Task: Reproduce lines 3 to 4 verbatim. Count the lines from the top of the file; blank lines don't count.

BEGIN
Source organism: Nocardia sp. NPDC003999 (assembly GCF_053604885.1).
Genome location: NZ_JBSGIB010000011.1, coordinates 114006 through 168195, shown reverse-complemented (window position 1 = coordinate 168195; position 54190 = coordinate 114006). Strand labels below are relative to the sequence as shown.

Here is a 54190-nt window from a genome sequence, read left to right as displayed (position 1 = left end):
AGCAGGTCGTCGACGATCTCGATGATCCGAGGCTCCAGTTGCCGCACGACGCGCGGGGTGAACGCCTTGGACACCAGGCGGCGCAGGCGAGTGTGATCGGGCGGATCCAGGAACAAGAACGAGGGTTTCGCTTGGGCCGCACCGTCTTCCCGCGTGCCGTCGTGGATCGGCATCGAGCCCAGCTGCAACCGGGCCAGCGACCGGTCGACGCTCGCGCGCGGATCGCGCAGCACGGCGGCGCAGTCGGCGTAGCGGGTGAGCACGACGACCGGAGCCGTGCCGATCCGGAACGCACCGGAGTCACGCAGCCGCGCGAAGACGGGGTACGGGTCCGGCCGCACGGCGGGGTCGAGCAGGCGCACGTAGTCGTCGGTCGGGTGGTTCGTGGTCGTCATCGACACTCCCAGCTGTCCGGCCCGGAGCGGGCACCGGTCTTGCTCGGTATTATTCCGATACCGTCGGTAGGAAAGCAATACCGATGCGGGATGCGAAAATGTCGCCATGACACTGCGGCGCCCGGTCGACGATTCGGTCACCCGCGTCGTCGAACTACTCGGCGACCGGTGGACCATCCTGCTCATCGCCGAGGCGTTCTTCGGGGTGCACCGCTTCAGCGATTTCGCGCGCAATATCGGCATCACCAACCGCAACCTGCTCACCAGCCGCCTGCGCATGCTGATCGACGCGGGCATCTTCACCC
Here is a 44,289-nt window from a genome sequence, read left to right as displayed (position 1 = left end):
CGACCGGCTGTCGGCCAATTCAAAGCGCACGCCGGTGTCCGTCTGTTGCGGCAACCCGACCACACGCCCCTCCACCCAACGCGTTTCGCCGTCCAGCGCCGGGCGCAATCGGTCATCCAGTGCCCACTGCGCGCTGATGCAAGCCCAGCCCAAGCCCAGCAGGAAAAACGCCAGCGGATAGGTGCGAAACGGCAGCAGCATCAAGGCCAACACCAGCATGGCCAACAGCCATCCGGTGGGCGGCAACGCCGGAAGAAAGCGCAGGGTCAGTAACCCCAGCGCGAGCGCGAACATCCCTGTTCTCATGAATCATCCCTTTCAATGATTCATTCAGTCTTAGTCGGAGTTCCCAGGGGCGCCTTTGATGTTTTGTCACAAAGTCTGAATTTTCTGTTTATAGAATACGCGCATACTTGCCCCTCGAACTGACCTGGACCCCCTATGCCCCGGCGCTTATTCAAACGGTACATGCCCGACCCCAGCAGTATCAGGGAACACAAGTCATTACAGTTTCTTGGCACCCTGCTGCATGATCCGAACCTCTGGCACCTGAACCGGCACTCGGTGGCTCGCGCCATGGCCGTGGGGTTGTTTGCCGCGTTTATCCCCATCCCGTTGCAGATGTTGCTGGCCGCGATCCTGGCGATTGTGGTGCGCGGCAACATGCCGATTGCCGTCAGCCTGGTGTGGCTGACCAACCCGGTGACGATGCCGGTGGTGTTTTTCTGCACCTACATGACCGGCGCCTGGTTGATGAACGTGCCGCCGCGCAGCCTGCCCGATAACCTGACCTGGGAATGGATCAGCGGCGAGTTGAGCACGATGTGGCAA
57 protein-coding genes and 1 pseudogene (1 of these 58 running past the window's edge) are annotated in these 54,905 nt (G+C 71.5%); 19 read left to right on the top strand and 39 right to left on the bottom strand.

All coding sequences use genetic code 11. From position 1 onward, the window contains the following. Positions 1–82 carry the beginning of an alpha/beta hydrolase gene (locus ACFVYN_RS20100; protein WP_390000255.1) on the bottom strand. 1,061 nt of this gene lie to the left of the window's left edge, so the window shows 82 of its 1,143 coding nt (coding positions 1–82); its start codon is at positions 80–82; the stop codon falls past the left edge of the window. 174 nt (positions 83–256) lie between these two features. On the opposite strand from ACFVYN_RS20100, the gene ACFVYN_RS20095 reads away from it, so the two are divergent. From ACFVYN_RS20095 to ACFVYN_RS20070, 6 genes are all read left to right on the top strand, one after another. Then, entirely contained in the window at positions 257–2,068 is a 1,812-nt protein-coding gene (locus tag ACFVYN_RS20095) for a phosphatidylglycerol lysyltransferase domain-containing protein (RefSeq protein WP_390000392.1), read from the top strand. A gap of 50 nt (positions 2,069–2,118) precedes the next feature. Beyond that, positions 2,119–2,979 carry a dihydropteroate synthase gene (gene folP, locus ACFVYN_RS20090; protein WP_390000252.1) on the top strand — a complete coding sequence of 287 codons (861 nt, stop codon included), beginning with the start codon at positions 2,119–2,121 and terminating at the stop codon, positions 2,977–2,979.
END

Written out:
Here is a 54190-nt window from a genome sequence, read left to right as displayed (position 1 = left end):
AGCAGGTCGTCGACGATCTCGATGATCCGAGGCTCCAGTTGCCGCACGACGCGCGGGGTGAACGCCTTGGACACCAGGCGGCGCAGGCGAGTGTGATCGGGCGGATCCAGGAACAAGAACGAGGGTTTCGCTTGGGCCGCACCGTCTTCCCGCGTGCCGTCGTGGATCGGCATCGAGCCCAGCTGCAACCGGGCCAGCGACCGGTCGACGCTCGCGCGCGGATCGCGCAGCACGGCGGCGCAGTCGGCGTAGCGGGTGAGCACGACGACCGGAGCCGTGCCGATCCGGAACGCACCGGAGTCACGCAGCCGCGCGAAGACGGGGTACGGGTCCGGCCGCACGGCGGGGTCGAGCAGGCGCACGTAGTCGTCGGTCGGGTGGTTCGTGGTCGTCATCGACACTCCCAGCTGTCCGGCCCGGAGCGGGCACCGGTCTTGCTCGGTATTATTCCGATACCGTCGGTAGGAAAGCAATACCGATGCGGGATGCGAAAATGTCGCCATGACACTGCGGCGCCCGGTCGACGATTCGGTCACCCGCGTCGTCGAACTACTCGGCGACCGGTGGACCATCCTGCTCATCGCCGAGGCGTTCTTCGGGGTGCACCGCTTCAGCGATTTCGCGCGCAATATCGGCATCACCAACCGCAACCTGCTCACCAGCCGCCTGCGCATGCTGATCGACGCGGGCATCTTCACCC